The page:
The previous Liberal government brought in the national strategy on crime prevention, which directed moneys into local communities that needed to work with their youth at risk and to ensure better levels of security. They were able to coordinate with the local law enforcement, community police officers, the health organizations and the schools to bring down to the grassroots real effective programs to ensure we had lower crime rates. That is an example of what a previous Liberal government did.
    The previous Liberal government brought into being the dangerous offenders system. It was not a Progressive Conservative government, it was the Liberal government. It was a Liberal government that brought into existence the long term offender system. It was a Liberal government that recognized minimum mandatory penalties in very targeted areas could send a clear message and could be effective in the sense of removing the offender from the community and ensuring that the victim and the community were not re-victimized.
    We are the ones who brought in minimum mandatory penalties for firearm related criminal acts. It was not a Conservative government. It was not a Progressive Conservative government. It was a Liberal government that brought into effect integrated law enforcement teams. Whether it was for the border enforcement, or for financial money laundering, or for whatever, it was a Liberal government that brought those into effect.
    It was a Liberal government that brought into effect all the new provisions, which are no longer new, to the Criminal Code to create the ability for law enforcement to seize drug money and to define a criminal organization and organized crime.
     The Liberal government did all of that.
    I believe the member opposite should go back to the school benches, learn the actual history and cease taking the rhetoric and sloganeering of his party, which has tried to paint Liberals as not being tough on crime. Tough on crime does not do it. The supreme court of the United States of America recently ruled that its determinant sentencing, under the American federal sentencing guidelines, what it calls mandatory minimum penalties, was unconstitutional and should be used as an advisory only. In other words, in the United States federal mandatory minimum sentencing is considered to be unconstitutional and should only be used as a guideline.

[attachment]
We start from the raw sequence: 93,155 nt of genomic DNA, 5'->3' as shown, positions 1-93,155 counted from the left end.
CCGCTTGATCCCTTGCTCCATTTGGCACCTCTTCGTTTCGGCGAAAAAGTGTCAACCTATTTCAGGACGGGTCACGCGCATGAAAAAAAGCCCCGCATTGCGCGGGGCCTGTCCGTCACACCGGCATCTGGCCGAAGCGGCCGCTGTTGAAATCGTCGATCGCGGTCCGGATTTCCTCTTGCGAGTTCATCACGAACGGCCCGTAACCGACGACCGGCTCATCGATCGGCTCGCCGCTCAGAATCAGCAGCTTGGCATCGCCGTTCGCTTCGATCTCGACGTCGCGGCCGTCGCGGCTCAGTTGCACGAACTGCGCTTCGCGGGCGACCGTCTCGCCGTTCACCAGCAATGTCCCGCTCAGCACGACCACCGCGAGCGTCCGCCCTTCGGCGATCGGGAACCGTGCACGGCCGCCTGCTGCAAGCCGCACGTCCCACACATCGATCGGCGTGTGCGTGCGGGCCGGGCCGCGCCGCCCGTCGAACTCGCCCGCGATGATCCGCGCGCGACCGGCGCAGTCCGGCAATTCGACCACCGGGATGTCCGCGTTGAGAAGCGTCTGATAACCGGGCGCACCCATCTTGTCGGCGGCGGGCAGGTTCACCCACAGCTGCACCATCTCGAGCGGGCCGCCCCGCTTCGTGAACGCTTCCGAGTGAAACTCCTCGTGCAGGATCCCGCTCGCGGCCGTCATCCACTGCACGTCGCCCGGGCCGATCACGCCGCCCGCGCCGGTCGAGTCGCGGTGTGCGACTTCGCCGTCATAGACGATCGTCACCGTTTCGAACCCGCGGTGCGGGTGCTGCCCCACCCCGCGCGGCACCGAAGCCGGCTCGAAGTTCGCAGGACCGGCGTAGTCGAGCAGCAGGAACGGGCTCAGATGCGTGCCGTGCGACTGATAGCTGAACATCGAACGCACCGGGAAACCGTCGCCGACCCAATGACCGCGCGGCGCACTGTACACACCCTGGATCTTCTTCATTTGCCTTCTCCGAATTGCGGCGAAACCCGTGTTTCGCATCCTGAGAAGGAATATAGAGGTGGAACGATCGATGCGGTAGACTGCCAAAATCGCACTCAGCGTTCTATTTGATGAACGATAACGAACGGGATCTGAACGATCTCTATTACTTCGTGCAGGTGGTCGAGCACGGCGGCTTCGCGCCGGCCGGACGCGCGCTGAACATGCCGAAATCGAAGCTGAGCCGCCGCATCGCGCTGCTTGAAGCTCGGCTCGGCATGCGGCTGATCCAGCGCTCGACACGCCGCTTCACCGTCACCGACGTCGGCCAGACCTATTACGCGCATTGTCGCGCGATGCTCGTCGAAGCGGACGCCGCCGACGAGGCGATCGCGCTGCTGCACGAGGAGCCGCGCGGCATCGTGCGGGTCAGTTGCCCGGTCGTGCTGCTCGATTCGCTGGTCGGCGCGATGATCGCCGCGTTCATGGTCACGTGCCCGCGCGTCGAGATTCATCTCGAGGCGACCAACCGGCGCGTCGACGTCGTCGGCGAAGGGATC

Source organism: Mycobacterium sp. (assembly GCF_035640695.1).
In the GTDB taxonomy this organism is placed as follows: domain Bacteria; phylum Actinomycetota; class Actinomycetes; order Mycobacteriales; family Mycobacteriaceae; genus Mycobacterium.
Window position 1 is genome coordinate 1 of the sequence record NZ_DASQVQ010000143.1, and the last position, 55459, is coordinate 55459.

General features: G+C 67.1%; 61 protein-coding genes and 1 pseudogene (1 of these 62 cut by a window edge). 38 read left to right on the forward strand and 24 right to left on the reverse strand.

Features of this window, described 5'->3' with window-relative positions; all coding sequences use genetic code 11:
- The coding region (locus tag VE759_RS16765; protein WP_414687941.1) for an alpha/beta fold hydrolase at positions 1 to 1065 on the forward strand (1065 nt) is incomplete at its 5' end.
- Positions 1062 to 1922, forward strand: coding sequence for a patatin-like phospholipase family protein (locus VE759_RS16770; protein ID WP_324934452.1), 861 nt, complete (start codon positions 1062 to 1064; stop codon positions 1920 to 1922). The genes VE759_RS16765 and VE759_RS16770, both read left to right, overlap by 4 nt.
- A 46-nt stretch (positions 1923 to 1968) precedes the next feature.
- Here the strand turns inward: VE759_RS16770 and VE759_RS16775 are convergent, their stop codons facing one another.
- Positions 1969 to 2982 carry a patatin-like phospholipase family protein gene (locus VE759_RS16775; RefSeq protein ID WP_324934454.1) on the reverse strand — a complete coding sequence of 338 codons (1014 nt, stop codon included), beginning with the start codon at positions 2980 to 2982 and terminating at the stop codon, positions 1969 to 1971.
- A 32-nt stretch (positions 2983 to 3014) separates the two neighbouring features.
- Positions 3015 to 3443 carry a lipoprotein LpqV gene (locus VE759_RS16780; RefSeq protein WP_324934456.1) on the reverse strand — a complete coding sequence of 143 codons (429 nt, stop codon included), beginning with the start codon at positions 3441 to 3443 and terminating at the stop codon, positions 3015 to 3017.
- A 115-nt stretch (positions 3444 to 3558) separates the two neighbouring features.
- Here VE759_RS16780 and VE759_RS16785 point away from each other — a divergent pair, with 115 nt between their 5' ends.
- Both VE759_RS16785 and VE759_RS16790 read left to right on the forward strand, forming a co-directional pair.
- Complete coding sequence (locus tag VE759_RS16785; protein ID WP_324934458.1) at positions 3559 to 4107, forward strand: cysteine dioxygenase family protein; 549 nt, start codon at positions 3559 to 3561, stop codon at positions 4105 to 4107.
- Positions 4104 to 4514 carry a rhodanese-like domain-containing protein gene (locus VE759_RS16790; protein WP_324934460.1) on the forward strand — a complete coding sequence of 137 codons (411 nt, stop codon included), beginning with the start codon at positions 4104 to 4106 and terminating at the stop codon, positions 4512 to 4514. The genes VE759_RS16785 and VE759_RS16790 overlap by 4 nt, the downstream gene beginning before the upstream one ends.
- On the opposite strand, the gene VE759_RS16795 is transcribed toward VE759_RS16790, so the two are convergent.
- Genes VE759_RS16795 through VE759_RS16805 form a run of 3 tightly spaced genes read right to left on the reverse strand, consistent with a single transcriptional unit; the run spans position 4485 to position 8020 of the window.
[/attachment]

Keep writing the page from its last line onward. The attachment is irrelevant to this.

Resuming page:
I am appalled that the Conservative government would want to take a failed model, which is the escalating minimum mandatory sentence system that existed in virtually all of the states in the United States and for which 25 of the states since 2003 have eliminated or severely reduced, and impose it here in Canada.
    Effective justice is not sloganeering. Effective justice is not retail politics. Effective justice means taking the time to educate people. It means putting the taxpayer money where it will reduce crime. It is not pandering. The Conservative government panders and it conducts retail politics. It is not too lofty for the government to stoop to the most base accusations, disinformation, untruths in its quest to try to portray itself as being tough on crime.


    Being tough on crime means taking the effective measures that will actually make a difference on the ground. We had expert after expert come before the justice committee, whether it was on Bill C-35, or other bills, which the government has lauded to try to make Canadians believe they will make them safer. The experts have said that they could not really oppose them because it would not make any difference.
    The de facto reality is that it already happens. Whether it be reverse onus for bail for gun related crimes, it already happens. If one is accused of a criminal offence and a firearm is involved, judges do not give bail. Therefore, we would simply be codifying an actual de facto practice.